What are you working on—on the side?
I’ve been an actor and writer for most of my life—I double-majored in English and Theatre, and I can’t think of a period where I wasn’t working on at least one writing project, in rehearsals, performing in a show, or all of the above. I’ve done Shakespeare in an outdoor amphitheater, helped shape brand new plays in Chicago storefronts and theatres, played with a house team at iO (formerly ImprovOlympic), been in commercials for national brands, created short films with fellow comedy folks, and everything in between. I’ve written and performed essays featured on WBEZ, banged out copy on spec for corporate clients, filed reviews and features on theatre for Time Out Chicago and others, inflicted upon the world various incarnations of my own blog and many, many tweets.
In the past few years, I’ve branched out even further. This year, for instance, from January to April, I was just a regular actor, playing Monsieur Defarge in a stage adaptation of “A Tale of Two Cities,” but since then, I’ve been acting as producer, doing marketing, strategy, and fundraising for a production headed to the Edinburgh Fringe Festival, Scotland, in August. And throughout, I’ve continued working with The Improvised Star Trek (IST), a troupe, who improvise a weekly podcast (and companion live show), chronicling the original adventures of the ne’er-do-well USS Sisyphus.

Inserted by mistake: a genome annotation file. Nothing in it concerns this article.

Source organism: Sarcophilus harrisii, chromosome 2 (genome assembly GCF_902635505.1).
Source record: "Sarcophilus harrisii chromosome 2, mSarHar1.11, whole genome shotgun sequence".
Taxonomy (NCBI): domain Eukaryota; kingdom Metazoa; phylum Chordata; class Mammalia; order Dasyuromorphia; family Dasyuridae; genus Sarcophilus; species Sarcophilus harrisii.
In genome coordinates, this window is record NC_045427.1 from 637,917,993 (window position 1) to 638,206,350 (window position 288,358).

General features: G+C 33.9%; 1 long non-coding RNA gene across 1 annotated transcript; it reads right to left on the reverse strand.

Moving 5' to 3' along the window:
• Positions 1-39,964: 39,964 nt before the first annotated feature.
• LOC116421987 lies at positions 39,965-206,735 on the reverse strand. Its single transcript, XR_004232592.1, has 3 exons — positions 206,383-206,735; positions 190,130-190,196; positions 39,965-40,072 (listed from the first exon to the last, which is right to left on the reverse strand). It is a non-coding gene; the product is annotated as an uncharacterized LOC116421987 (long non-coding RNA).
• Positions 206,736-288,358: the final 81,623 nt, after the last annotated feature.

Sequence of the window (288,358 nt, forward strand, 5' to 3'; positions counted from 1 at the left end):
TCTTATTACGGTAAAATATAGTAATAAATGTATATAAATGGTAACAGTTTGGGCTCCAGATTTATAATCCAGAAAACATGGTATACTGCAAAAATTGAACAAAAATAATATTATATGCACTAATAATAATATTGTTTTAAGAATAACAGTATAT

My role with IST is probably the hardest to explain, but maybe the most representative of the way my creative pursuits are evolving. While I occasionally sit in on the podcast (as a godlike Carl Sagan, or whatever), right now I’m most excited about working behind the scenes on technical projects that compliment or enhance the rest of what the group does. For instance, a year or so ago, I hacked together some DJ equipment and a theatrical sound-cue program to make a custom “foley system,” which I use during our live shows to provide all the beeps, door swooshes, and French horn-laden underscoring that tells the audience, “This is Star Trek.”
How do you manage to work
on your side project(s)?
I just don’t sleep very much. That’s not a joke—but I don’t think I really have a choice, to be honest. Every creative project is, in my head, a problem to be solved. “How do I get the audience to feel the same way about this character as I do, using only the lines in this script?” “How do I get people who have never seen this show to love it like I do, in 30 seconds?” “How can I play any sound effect I want, instantly, while not having to turn away from the stage and from inside this postage-stamp tech booth?” Once I say, “Wouldn’t it be cool if…,” I want to make it happen—and it seems like “but that would be a lot of work” is not an argument that has any purchase with me.
But I’m not 24 anymore, so the tactic of staying up all night is not as viable as it once was. So I suppose a more straightforward answer might be that I’m trying to choose my battles more: up until a year or so ago, I was performing in at least 3–4 shows a year, which pretty much meant my evenings were devoted to rehearsals or performances year-round. I finally made a conscious recognition that I wasn’t pursuing a career as “an actor” anymore, so the opportunity cost of all those hours was suddenly very high. Now I may do no more than one show a year, so I’m choosier about what I submit my headshot for.